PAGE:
Table of Contents

Britain’s departure from the EU is causing no end of uncertainty. We’ve taken to answer some FAQs to help you understand what’s going on in the world of Brexit, and how it will affect your personal finances in three key areas: food, energy and travel.

“How will Brexit affect me?”


Our reliance on EU-imported food and the weakening pound means the cost of your weekly food shop could well be affected by Brexit.

Some foods, such as tomatoes, spinach and chillies, are almost all sourced from the EU. If we leave without a deal, these goods will be inevitability hit by both an increase in price, a likely result of a blow to their distribution channel. If we leave with a deal, pre-existing trade agreements may remain.

Quartz predicts the price increase of our weekly food shop could increase by £13 per week, and have looked at some estimated price changes we could expect from a ‘hard’ Brexit. Eggs, milk and cheese, for example, could see a huge increase of around 23%.[i]

Luckily, leaving the EU without a deal is looking less likely by the day, but we can still expect price increases on certain types of produce. If you’re concerned about rising supermarket prices, follow our simple tips to get to grips with your food shop.


Energy prices are one of the British people’s main Brexit-related concerns, with more than half of people thinking their energy bills will be affected.[ii]

If we leave without a deal, we leave the EU Internal Energy Market, otherwise known as the organisation that governs cross-border energy trade. It supplies most of the electricity in the UK. Leaving such a market would likely have a detrimental effect on energy prices, as new trade agreements would have to be made, delaying supply. A report by consultancy Vivid Economics predicts a substantial price increase of £200m by the mid-2020s.[iii]

Worried about the increasing costs of your energy bills? By switching your supplier ahead of the price increases, you could save hundreds. Alternatively, check out our top 5 tips for saving energy at home.


Travel post-Brexit could be affected in a number of ways, from the level of consumer protections to a change in the costs of your holiday.

Insurance will also be affected. Currently the EHIC (European Health Insurance Card) allows UK citizens free or low-cost healthcare when visiting countries inside the EU. There’s no guarantee the EHIC will remain after Brexit. Its removal would lead to an increase in the cost of travel insurance, as the market sees an increase in demand.

Once we leave the EU, Britain will have to renegotiate regulations on air traffic control. As a result, budget airlines will likely up their prices, in order to compensate for travel route restrictions. Now more than ever, it’s important to shop around for a deal.

The good news is that a great holiday doesn’t have to be expensive. We’ve put together a few top tips to help you get a great holiday without giving your wallet a kicking.


“What will happen to the pound after Brexit?”

Perhaps the question people want to know most about Brexit is how much their money will be worth. The trouble is, exchange rates depend on a wide range of factors, and until the nature of Brexit is decided, no one knows for sure.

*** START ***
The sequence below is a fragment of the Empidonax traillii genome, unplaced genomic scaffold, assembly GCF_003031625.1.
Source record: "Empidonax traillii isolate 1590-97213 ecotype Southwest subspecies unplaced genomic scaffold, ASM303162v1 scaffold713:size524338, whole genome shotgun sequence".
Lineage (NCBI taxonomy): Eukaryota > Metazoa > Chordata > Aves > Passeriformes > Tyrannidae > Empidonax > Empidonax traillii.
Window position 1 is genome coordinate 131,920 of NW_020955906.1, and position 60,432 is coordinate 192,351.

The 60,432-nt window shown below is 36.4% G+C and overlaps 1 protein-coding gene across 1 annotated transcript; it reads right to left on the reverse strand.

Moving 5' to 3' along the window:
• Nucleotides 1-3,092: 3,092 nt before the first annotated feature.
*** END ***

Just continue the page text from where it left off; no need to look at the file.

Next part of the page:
What we do know is that after the Brexit referendum, Sterling saw a sharp decline in value. In September this year, it fell to its weakest in three years, after Boris Johnson lost a Brexit vote.

Its decline could be attributed to the fact that international businesses and investors simply felt that leaving the EU would be detrimental our economy, pulling money out of UK businesses as a result. This then led to a fall in demand for the pound, consequently reducing its value.

As the likelihood of a no deal Brexit has declined, the pound’s value has risen. It recently hit a six-month high against the euro.[iv] Although this bodes well, there’s no guarantee which way the pound will go, especially with such a momentous general election on the horizon.

“Will interest rates rise after Brexit?”

Similarly to exchange rates, post-Brexit interest rates are hard to pin down. Although no one knows for sure, looking at how the base rate has been affected by the UK’s decision to leave the EU may be a good place to start:

After we voted to leave the EU in 2016, the pound fell to its lowest point in 31 years. As a result, the Bank of England cut the base rate from 0.5% to 0.25% – its lowest rate in a decade.

Fast forward a year, and the base rate is restored to 0.5%, in a bid to combat rising inflation, perhaps a result of the pound’s fall in value.


Then in August 2018, the Bank of England raised the base rate to 0.75%, a decision most likely based on the economy’s steady growth. This rate has held so far, although the MPC (Monetary Policy Committee) have been closely voting so reduce it, so we may well see a change in base rate soon.

As for the interest rate, the truth is that no one really knows which way it will go. Mark Carney, governor of the Bank of England has said that there will be no immediate alteration to the base rate post-Brexit. Although, he has been quoted as saying that a no-deal Brexit could lead to a cut in the interest rate.[v]

An after-thought

As Martin Lewis states “What really impacts people’s finances is whether or not we leave with a deal”.[vi] No one knows for sure what the outcomes of Brexit will be, as no one even knows what type of Brexit we’ll be delivered (if one at all!). Just to be safe, keep spending within your means and stick to that budget. If you find yourself struggling financial, remember we’re always here. Feel free to get in touch for some free, confidential advice.